The task that is given to fulfil is very delicate and requires much tact. You will certainly go to evangelize, but your evangelization must inspire above all Belgium interests. Your principal objective in our mission in the Congo is never to teach the niggers to know God, this they already know. They speak and submit to a Mungu, one Nzambi, one Nzakomba, and what else I don’t know. They know that to kill, to sleep with someone else’s wife, to lie, and to insult is bad. Have the courage to admit it; you are not going to teach them what they know already. Your essential role is to facilitate the tasks of administrators and industrials, which means you will interpret the gospel in the way that will be best to protect your interests in that part of the world. For these things, you must keep watch on disinteresting savages from the richness that is plenty in their underground. To avoid that, they get interested in it, and make you murderous competition and dream one day to overthrow you. Your knowledge of the gospel will allow you to find texts ordering, and encouraging your followers to love poverty, like “Happier are the poor because they will inherit the heaven” and, “It’s very difficult for the rich to enter the kingdom of God.” You must detach from them and make them disrespect everything which gives courage to affront us. I refer to their Mystic System and their war fetish—warfare protection—which they pretend not to want to abandon, and you must do everything in your power to make it disappear. Your action will be directed to the younger ones, for they won’t revolt when the recommendation of the priest is contradictory to their parent’s teachings. The children must learn to obey what the missionary recommends, who is the father of their soul. You must singularly insist on their total submission and obedience, avoid developing the spirit in the schools, and teach students to read and not to reason. There, dear patriots, are some of the principles that you must apply. You will find many other books, which will be given to you at the end of this conference. Evangelize the niggers so that they stay forever in submission to the white colonialists, so they never revolt against the restraints they are undergoing. Recite every day “happy are those who are weeping because the kingdom of God is for them”.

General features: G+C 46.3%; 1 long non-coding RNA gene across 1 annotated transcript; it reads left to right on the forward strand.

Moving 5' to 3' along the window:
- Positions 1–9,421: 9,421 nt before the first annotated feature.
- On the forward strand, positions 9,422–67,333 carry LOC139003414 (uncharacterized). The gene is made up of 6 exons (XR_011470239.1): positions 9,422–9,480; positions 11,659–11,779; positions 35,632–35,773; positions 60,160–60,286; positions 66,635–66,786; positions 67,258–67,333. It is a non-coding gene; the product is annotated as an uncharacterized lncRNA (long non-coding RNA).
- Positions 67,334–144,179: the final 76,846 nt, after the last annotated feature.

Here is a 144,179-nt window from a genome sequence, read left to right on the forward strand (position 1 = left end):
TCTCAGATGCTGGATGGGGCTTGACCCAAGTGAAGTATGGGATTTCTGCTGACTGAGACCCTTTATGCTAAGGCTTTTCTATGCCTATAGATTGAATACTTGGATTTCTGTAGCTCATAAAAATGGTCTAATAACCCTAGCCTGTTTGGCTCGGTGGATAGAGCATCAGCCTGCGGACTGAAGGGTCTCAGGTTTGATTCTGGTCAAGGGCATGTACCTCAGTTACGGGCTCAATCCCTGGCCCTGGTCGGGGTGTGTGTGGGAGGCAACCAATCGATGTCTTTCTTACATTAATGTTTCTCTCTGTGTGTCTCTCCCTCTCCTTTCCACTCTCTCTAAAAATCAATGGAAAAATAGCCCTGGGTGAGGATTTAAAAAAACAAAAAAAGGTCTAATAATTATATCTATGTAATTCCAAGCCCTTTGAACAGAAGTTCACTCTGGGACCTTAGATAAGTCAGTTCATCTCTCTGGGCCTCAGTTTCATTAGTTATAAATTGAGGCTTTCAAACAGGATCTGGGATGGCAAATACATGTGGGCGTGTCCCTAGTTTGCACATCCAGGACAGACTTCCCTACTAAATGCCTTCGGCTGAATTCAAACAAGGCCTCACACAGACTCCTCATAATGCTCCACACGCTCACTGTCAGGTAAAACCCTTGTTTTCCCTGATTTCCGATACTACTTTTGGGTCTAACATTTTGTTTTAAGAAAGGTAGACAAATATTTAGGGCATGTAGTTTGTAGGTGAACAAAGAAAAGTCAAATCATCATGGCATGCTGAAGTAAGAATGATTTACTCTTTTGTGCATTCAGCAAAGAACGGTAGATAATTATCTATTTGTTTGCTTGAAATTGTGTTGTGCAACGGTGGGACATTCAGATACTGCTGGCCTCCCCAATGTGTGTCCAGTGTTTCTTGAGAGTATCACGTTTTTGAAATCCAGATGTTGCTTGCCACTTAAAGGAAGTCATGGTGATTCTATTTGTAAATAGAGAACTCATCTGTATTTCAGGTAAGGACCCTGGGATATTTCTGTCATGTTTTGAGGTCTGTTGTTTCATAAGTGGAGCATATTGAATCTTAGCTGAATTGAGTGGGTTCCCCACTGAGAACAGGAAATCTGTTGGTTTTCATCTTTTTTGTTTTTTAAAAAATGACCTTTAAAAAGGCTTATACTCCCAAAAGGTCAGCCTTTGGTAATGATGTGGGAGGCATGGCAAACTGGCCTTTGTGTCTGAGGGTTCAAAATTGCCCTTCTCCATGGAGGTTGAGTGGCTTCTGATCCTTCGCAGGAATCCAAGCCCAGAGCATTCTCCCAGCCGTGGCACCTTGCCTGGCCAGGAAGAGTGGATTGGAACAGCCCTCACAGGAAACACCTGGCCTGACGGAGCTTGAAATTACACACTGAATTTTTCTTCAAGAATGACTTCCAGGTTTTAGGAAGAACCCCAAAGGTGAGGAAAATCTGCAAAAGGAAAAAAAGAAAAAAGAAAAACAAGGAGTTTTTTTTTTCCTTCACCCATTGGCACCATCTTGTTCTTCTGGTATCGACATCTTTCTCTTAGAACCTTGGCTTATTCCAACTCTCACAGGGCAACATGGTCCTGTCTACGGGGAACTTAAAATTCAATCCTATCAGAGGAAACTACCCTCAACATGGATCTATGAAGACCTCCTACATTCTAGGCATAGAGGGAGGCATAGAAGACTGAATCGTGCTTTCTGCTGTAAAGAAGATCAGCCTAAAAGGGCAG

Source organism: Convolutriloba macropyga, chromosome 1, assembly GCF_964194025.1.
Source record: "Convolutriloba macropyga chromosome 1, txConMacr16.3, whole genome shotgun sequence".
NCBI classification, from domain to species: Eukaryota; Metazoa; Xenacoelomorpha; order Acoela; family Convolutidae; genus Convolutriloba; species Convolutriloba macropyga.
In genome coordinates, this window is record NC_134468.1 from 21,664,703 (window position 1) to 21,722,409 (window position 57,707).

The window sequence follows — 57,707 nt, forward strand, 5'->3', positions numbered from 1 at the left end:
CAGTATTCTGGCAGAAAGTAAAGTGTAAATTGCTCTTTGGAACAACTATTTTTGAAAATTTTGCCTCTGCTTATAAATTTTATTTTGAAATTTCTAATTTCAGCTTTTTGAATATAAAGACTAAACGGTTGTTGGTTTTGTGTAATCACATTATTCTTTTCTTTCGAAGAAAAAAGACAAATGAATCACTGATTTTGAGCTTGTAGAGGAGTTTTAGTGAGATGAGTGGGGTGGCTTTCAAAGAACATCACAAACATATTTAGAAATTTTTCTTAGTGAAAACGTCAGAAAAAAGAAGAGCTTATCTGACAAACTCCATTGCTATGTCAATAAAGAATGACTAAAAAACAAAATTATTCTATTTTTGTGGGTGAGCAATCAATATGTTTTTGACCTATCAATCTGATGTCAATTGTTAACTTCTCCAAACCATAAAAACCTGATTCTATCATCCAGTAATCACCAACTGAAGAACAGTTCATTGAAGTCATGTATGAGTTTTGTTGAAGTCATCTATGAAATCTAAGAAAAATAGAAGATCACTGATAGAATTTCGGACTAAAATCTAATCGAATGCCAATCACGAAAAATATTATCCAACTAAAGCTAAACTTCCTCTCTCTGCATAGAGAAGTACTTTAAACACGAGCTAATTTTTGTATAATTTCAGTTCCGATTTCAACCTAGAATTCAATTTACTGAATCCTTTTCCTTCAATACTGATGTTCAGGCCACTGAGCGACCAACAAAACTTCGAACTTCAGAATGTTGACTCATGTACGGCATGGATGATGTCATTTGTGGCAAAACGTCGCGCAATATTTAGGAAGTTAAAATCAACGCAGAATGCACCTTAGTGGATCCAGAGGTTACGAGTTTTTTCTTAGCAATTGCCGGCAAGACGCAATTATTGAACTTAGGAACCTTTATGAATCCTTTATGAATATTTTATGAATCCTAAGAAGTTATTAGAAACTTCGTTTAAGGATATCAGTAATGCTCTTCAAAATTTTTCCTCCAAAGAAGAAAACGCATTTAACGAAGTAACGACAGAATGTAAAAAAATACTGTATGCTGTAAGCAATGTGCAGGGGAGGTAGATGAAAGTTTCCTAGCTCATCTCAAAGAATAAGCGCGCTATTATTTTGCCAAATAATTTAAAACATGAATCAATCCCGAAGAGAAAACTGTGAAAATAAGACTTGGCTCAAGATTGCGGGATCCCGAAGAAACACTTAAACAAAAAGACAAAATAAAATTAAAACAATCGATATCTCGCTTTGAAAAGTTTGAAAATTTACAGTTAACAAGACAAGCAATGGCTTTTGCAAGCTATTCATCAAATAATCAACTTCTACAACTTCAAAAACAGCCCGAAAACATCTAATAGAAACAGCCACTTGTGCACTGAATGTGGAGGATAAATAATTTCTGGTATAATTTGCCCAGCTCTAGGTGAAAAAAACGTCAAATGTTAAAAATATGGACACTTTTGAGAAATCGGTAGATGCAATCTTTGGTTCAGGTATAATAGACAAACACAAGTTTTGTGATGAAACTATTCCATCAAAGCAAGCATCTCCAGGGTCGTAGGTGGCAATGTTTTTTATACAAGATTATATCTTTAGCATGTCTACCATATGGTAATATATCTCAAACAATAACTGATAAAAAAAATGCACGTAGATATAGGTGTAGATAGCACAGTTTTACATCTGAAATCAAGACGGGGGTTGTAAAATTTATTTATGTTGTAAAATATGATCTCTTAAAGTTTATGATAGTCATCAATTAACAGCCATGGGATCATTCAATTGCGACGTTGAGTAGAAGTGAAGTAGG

This means that their hermeneutics and theologies were influenced deliberately leading to an overemphasis on going to heaven at the expense of life in the here and now.